A way of seeing: By Victoire Douniama

There is beauty in everything, but not all of us can see it. And in anything that we do, what we see depends on what we look for. In the same field, a botanist will notice the plant structure, a photographer the landscape, space to architects, artists the colouring of the area, and other people a route they take home every day. Though we all look at the same things, it does not follow that we see them similarly. But beauty is a hard thing to quantify, which is why we decided to speak to as many photographers and also non-photographers as we can about why they choose photography as their language of communication. As far as research goes, we know that there are two types of photographers: Some image-makers love it when the people they capture know it’s them, and some love seeing people when they are unseen. In any case, when looking at an image to be made, point of view is extremely important. It is a way of being vulnerable, and also a state where critical decisions about which elements to portray and which elements to delete has to be made. Beauty and who sees it best is why we started the conversation with Victoire Douniama. It is also the result of a serious case of photography admiration and, also, a lot of curiosity about the work Victoire is pushing in Congo because it is not just about her subjects, it is also about the landscape, and the ability to show the beauty of a country in a non-touristic, simple and natural way. There is also the feeling and mood of Victoire’s work: Colours, rhythm, texture and the way she sees things.

Victoire is a contributor to Everyday Africa and a member of Native Photograph and Women Photograph. She has also been commissioned by international media outlets and organizations including The Guardian, NPRGlobal CitizenUNPDUNICEFAgence Française de-developmentZeit Magazine, Congokitoko, Ndozicongo, Culturetrip, Ozzy Media, FIMI IWF, ASI, and Airbnb Magazine to name a few. Her work has also been featured by the WordPressphoto organization. Her personal project les sapeuse du Congo has been exhibited in New York under the Title “Tuxedo redefined“. In Switzerland under the Title “No Dandy, No Fun“.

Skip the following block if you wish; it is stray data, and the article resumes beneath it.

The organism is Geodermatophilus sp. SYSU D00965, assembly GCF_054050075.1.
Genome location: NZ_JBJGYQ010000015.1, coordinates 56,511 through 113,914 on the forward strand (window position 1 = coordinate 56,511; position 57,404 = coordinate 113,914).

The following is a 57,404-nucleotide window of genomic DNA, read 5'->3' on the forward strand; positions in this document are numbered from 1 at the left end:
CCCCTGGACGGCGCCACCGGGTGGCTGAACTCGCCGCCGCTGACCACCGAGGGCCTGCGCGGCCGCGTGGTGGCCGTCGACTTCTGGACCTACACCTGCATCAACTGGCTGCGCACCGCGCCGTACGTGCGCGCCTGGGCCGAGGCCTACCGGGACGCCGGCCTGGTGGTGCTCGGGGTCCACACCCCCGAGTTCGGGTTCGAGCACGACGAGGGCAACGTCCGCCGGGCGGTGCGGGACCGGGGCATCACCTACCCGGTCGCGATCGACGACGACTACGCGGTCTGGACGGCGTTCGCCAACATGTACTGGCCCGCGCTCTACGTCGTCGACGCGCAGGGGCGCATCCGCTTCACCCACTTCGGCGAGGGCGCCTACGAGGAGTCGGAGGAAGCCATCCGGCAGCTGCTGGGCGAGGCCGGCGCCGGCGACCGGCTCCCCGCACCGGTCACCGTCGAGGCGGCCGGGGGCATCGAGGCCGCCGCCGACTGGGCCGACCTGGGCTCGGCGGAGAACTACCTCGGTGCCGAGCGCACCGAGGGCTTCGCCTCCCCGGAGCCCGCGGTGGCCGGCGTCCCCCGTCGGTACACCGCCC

What Camera do you prefer to use and why do you prefer it?

When I decided to take photography seriously and quit my 9-5 I purchased my very first camera which was a Canon 600D. I still purchase my DSLRs from Canon, but I just wanted to put it out there because I feel like so many young people who aspire to get into photography are way too worried about the equipment. It is partially important, but you do not necessarily need the most expensive camera. I know so many talented people that have developed an “eye” for making amazing photographs using their iPhones or smartphones. Developing an eye is just important when making photographs in my opinion because if you have an expensive DSLR yet your perspective or composition is not right then what’s the point?

Can you briefly talk about your relationship with colours in your photography?

Color, colour, colour! Yes, I would love to talk about that. It is quite weird because I used to have a favourite colour which was Black, believe it or not, you would think that someone like me would be more drawn to black and white photography but surprisingly not. I moved to Congo after finishing my studies in South Africa and the first thing I noticed was that the scenery is very different from what I was surrounded by in South Africa. Congo is very colourful so I naturally found myself drawn to that. I wanted to show that aspect of my surroundings in Congo. The colourful wall paints, the street vendors walking around with colourful trays of fruits on their heads. Or the markets filled with colourful umbrellas. I then fell in love with colours and how they affect my mood so I try to incorporate colour in my style as well, which like 5 years ago I wouldn’t be caught dead with a yellow shirt. But I am constantly learning and evolving so I embrace the change.

What do you consider a good photo?

A good photo in my opinion is a photo where my subject is not aware they are being captured. I feel like portraits like that portray the true essence of an individual. Like it is not staged and that is very precious to me.

Why is your art and style of documentation necessary?

My art style and documentation are necessary because they incorporate what I like to describe as unpredicted moments and an appealing visual representation of what are mostly unconsidered locations and individuals.

Do you have photography inspirations?

Ohhh yes I do, there is this amazing photographer that inspires me. I believe her name is Christina Nwabugo. Her work is so fascinating, and her photos complement each other. She has developed her “signature style” and I just love the cohesion of the colours because it gives a certain feeling about the atmosphere in which the photographs were taken and that for me is pure talent. 

You’re the maker of your work and you love everything you have made, but do you have a favourite image, is there a story behind it?

As I accompanied my sister to retrieve her clothes from her tailor I sat in front of the tailor’s shop carefully watching people walk around. A woman was pacing around slowly. She wore African print attire and she had a calm expression on her face. I took a photo of her and I just love how beautiful and feminine she looks in this photo. So I started a series of photos called “the women of Congo” because of this image that is still very appealing and completely fascinating to me.